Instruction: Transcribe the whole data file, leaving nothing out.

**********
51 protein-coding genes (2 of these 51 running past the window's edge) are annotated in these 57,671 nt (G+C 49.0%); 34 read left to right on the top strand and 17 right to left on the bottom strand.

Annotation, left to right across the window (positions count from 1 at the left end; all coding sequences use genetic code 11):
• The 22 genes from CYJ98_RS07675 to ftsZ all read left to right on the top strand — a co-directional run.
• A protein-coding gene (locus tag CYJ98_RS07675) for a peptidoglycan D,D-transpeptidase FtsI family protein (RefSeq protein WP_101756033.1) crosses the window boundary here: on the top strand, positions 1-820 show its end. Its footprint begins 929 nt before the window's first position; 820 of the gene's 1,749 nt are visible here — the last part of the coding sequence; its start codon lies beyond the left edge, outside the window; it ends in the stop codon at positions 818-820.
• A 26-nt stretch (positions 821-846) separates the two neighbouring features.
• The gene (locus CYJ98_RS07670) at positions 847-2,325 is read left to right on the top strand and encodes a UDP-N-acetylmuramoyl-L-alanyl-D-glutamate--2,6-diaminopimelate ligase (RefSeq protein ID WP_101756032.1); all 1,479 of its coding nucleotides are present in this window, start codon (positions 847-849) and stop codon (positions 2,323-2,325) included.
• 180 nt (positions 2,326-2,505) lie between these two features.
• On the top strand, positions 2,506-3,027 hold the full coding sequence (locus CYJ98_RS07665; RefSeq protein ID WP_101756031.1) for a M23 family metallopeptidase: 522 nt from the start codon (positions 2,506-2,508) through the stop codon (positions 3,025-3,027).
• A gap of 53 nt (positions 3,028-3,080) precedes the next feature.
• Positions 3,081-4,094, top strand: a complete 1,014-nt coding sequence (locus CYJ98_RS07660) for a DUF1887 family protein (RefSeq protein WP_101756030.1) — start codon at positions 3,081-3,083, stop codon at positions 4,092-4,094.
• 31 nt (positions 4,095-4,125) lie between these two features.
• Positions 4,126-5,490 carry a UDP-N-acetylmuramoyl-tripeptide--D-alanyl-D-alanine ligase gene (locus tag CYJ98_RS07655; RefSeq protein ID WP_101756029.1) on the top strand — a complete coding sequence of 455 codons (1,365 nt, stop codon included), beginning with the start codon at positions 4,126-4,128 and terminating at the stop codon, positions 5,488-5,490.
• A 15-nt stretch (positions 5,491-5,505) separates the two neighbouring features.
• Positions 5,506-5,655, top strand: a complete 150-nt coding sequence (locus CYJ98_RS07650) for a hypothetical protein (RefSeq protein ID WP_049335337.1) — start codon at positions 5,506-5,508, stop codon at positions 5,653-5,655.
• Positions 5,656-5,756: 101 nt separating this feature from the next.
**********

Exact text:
51 protein-coding genes (2 of these 51 running past the window's edge) are annotated in these 57,671 nt (G+C 49.0%); 34 read left to right on the top strand and 17 right to left on the bottom strand.

Annotation, left to right across the window (positions count from 1 at the left end; all coding sequences use genetic code 11):
• The 22 genes from CYJ98_RS07675 to ftsZ all read left to right on the top strand — a co-directional run.
• A protein-coding gene (locus tag CYJ98_RS07675) for a peptidoglycan D,D-transpeptidase FtsI family protein (RefSeq protein WP_101756033.1) crosses the window boundary here: on the top strand, positions 1-820 show its end. Its footprint begins 929 nt before the window's first position; 820 of the gene's 1,749 nt are visible here — the last part of the coding sequence; its start codon lies beyond the left edge, outside the window; it ends in the stop codon at positions 818-820.
• A 26-nt stretch (positions 821-846) separates the two neighbouring features.
• The gene (locus CYJ98_RS07670) at positions 847-2,325 is read left to right on the top strand and encodes a UDP-N-acetylmuramoyl-L-alanyl-D-glutamate--2,6-diaminopimelate ligase (RefSeq protein ID WP_101756032.1); all 1,479 of its coding nucleotides are present in this window, start codon (positions 847-849) and stop codon (positions 2,323-2,325) included.
• 180 nt (positions 2,326-2,505) lie between these two features.
• On the top strand, positions 2,506-3,027 hold the full coding sequence (locus CYJ98_RS07665; RefSeq protein ID WP_101756031.1) for a M23 family metallopeptidase: 522 nt from the start codon (positions 2,506-2,508) through the stop codon (positions 3,025-3,027).
• A gap of 53 nt (positions 3,028-3,080) precedes the next feature.
• Positions 3,081-4,094, top strand: a complete 1,014-nt coding sequence (locus CYJ98_RS07660) for a DUF1887 family protein (RefSeq protein WP_101756030.1) — start codon at positions 3,081-3,083, stop codon at positions 4,092-4,094.
• 31 nt (positions 4,095-4,125) lie between these two features.
• Positions 4,126-5,490 carry a UDP-N-acetylmuramoyl-tripeptide--D-alanyl-D-alanine ligase gene (locus tag CYJ98_RS07655; RefSeq protein ID WP_101756029.1) on the top strand — a complete coding sequence of 455 codons (1,365 nt, stop codon included), beginning with the start codon at positions 4,126-4,128 and terminating at the stop codon, positions 5,488-5,490.
• A 15-nt stretch (positions 5,491-5,505) separates the two neighbouring features.
• Positions 5,506-5,655, top strand: a complete 150-nt coding sequence (locus CYJ98_RS07650) for a hypothetical protein (RefSeq protein ID WP_049335337.1) — start codon at positions 5,506-5,508, stop codon at positions 5,653-5,655.
• Positions 5,656-5,756: 101 nt separating this feature from the next.